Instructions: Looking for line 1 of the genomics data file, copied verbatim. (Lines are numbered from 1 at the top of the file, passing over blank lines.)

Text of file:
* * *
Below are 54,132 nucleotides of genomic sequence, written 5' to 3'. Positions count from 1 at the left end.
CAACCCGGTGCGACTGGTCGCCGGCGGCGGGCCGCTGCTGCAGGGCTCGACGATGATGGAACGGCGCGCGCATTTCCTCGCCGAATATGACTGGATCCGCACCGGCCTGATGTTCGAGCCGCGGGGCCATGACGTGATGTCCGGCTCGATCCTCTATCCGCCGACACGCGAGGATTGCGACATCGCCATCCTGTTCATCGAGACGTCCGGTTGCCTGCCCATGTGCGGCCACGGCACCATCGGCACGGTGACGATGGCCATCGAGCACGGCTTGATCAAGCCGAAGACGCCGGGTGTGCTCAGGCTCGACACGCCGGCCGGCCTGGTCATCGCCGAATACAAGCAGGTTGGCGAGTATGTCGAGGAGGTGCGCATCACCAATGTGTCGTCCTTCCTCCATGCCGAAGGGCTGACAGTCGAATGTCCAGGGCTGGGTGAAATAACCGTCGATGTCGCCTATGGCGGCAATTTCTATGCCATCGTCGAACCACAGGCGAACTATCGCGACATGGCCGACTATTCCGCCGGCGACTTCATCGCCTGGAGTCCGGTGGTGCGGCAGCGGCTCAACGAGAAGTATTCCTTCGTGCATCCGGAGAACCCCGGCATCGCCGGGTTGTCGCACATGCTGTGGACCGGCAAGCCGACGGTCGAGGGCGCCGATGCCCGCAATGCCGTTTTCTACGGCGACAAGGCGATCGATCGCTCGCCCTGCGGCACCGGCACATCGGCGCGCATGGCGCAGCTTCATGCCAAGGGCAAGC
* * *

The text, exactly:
Below are 54,132 nucleotides of genomic sequence, written 5' to 3'. Positions count from 1 at the left end.